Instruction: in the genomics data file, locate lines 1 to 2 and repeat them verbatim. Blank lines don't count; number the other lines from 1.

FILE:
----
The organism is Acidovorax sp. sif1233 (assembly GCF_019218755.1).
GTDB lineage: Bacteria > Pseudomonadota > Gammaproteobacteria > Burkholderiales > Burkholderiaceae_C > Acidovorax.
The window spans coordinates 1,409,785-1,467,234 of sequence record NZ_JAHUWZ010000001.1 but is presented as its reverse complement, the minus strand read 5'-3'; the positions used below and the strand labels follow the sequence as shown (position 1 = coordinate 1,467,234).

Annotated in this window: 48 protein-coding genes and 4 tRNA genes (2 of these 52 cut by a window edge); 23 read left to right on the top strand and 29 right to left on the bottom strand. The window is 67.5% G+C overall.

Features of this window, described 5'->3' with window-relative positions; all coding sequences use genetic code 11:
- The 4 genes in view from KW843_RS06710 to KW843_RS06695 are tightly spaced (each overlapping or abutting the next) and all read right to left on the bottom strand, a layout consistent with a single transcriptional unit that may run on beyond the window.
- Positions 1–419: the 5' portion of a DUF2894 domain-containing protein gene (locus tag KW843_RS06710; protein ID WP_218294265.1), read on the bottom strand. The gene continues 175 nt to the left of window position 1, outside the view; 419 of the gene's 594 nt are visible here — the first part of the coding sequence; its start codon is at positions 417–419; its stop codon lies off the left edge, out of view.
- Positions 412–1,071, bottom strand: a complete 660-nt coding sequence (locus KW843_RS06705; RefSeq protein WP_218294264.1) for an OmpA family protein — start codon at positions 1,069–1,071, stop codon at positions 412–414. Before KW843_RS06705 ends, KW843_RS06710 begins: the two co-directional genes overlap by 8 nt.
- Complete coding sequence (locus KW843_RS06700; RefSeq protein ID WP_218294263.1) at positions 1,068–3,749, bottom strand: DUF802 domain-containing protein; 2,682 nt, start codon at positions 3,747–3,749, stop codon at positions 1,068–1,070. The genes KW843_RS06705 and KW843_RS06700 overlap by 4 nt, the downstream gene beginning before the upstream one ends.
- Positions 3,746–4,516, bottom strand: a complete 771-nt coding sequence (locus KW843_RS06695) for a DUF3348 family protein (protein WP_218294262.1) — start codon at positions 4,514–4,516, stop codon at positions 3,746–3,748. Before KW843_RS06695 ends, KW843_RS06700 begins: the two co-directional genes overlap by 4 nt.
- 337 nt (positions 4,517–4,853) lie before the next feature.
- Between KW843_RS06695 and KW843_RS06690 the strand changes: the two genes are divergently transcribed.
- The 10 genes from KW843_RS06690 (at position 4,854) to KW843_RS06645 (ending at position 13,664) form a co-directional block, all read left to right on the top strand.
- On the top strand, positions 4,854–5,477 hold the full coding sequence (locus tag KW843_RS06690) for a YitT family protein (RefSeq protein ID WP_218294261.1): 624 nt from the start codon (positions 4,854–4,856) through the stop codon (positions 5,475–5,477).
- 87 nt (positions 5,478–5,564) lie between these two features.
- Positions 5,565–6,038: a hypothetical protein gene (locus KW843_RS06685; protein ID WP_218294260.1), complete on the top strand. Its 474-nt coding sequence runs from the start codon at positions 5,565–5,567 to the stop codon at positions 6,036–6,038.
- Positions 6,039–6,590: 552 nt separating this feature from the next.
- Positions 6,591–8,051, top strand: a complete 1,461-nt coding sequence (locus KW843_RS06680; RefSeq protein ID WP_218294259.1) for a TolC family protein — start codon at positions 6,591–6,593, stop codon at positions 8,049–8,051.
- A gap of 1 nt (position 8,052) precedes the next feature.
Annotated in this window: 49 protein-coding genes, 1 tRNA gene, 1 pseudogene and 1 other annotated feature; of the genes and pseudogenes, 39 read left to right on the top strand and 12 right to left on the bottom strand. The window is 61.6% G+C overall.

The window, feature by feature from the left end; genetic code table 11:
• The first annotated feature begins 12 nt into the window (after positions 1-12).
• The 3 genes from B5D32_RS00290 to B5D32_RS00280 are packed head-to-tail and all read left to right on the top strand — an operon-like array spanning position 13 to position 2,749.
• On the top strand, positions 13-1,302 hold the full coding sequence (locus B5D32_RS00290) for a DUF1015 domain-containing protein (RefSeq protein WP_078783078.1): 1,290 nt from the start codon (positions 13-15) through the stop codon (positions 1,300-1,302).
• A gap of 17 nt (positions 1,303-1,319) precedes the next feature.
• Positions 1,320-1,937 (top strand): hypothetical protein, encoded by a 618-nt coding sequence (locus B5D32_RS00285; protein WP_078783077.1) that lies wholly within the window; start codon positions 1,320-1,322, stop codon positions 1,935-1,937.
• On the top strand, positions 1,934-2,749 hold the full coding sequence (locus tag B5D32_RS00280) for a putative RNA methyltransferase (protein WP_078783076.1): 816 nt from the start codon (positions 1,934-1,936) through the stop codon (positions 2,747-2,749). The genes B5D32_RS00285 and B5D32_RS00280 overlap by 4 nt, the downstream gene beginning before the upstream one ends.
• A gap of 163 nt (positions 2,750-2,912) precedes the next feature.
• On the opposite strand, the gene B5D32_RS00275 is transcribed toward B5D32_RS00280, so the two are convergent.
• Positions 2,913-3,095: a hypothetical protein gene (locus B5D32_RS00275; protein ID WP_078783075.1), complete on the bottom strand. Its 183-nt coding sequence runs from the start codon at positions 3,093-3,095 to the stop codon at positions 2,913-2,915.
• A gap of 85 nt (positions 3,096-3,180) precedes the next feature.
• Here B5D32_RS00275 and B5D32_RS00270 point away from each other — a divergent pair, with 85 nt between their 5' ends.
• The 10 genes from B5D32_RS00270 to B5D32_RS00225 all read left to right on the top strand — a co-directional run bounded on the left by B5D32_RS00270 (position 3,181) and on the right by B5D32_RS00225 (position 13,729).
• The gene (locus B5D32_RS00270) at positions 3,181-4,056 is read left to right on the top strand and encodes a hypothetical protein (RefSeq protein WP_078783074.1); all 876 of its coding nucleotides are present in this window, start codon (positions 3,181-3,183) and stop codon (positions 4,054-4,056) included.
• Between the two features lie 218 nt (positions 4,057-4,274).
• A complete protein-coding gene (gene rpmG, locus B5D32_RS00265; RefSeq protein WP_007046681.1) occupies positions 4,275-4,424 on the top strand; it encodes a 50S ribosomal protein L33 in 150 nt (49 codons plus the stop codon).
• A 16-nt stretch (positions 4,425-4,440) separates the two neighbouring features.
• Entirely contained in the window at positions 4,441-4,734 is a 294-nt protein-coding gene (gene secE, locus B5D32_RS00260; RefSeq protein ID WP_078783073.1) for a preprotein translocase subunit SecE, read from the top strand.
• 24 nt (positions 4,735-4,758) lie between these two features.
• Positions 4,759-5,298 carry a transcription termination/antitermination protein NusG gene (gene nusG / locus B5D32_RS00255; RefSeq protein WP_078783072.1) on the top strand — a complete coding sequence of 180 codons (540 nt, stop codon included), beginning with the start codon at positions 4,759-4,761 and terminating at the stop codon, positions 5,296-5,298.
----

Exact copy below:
The organism is Acidovorax sp. sif1233 (assembly GCF_019218755.1).
GTDB lineage: Bacteria > Pseudomonadota > Gammaproteobacteria > Burkholderiales > Burkholderiaceae_C > Acidovorax.